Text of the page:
What is Deconstruction?


Deconstruction (or sometimes just Deconstructionism) was initiated by Jacques Derrida in the 1960s as a theoretical approach in Epistemology and Philosophy of Language and philosophy more broadly. Though notoriously misunderstood, mainly due to its initial reception, it is at the core an approach to literary criticism. With this approach, Derrida aimed to put to test traditional assumptions about certainty, identity, and truth more generally. Influenced by the early 20th century French linguists, Derrida asserted that words can only refer to other words, and thus not always or even at all to objects in the world (which was the dominant view popularised by John Stuart Mill in the 19th century). The aim of deconstruction is to show how any given philosophical (or literary) text undermines its own structure and therefore also its own meaning, precisely because language is so complex that it cannot be assigned an object in the world.

To be sure, Derrida denied that deconstruction was a doctrine or method of approaching philosophy. Nevertheless, the term deconstruction has been used by philosophers to assign to Derrida a particular method of doing philosophy. Derrida’s method consisted of identifying the implicit assumptions of a text, and aim to understand these assumptions by uncovering the framework upon which the philosophical text in question is grounded. In other words, Derrida aimed to bring to light that which constituted the shape or form of a text – the underlying thoughts and beliefs on which the text relies.

Given Derrida’s resistance to view deconstruction as a method or doctrine, it has become a notoriously difficult term for philosopher to come to terms with, or even to give some form of definition. One of the better definitions is that of Richard Rorty, who thought that deconstructing a text is by looking at where accidental features of a text start betraying the actual message that the text puts forward. Not surprisingly, the academic community has viciously criticised almost all attempts that give a layman’s explanation as either insufficiently clear, or as a misunderstanding – going as far as to claim that most definitions are contrary to Derrida’s intentions.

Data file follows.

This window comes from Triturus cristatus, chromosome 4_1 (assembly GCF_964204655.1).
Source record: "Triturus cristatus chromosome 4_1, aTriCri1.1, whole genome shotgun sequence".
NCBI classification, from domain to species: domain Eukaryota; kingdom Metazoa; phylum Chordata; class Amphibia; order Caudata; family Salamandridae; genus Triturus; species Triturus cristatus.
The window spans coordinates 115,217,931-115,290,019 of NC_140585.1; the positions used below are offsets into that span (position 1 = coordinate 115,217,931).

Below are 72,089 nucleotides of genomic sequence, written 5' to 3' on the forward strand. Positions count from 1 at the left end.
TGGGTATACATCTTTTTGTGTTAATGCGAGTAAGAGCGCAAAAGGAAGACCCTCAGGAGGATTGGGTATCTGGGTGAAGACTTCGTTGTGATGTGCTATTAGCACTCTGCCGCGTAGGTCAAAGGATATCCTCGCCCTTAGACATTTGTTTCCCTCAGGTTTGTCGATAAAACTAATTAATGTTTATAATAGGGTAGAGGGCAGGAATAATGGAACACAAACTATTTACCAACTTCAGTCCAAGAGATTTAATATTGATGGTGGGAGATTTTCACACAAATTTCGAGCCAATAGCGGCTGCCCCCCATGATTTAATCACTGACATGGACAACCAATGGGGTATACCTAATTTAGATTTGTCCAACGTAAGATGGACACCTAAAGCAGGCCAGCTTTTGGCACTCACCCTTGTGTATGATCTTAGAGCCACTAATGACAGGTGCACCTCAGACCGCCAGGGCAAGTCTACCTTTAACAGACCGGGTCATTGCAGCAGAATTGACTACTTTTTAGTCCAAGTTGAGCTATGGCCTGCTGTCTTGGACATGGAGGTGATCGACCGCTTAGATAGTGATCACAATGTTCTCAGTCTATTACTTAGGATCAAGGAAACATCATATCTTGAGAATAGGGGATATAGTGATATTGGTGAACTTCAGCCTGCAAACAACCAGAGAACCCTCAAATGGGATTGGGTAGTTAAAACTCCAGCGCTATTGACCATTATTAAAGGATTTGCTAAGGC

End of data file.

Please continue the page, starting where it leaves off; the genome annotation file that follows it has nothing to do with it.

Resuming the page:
Critics of deconstruction have claimed that deconstruction as an approach or method is nihilistic. Indeed, that deconstruction is a way to destabilise the achievements of the Western scholarly tradition, its ethics and scientific method. Particularly conservative and libertarian writers, including philosophers, have attacked Derrida’s philosophical concept.

Influences on Deconstruction

Major influences on Derrida‘s thinking were Ferdinad de Sassure and Friedrich Nietzsche. In fact, Derrida himself claimed that the latter was an early adopter of deconstruction at least in form. Nietzsche’s work too is often mistakenly criticised for being nihilistic. Furthermore, Derrida was heavily influenced by early 20th century phenomenologists, especially Edmund Husserl and Martin Heidegger.

Derrida developed deconstruction at Yale University, where research focus at the time was dominated by Structuralism and Post-Structuralism.

Further Reading

Caputo, J. D. (1996). Deconstruction in a Nutshell: A Conversation with Jacques Derrida, New York: Fordham University Press.

McQuillan, M. (2000). Deconstruction: A Reader, New York: Routledge.

Norris, C. (2002). Deconstruction: Theory and Practice, London: Routledge.

Taylor, M. C. (1986). Deconstruction in Context: Literature and Philosophy, Chicago: The University of Chicago Press.

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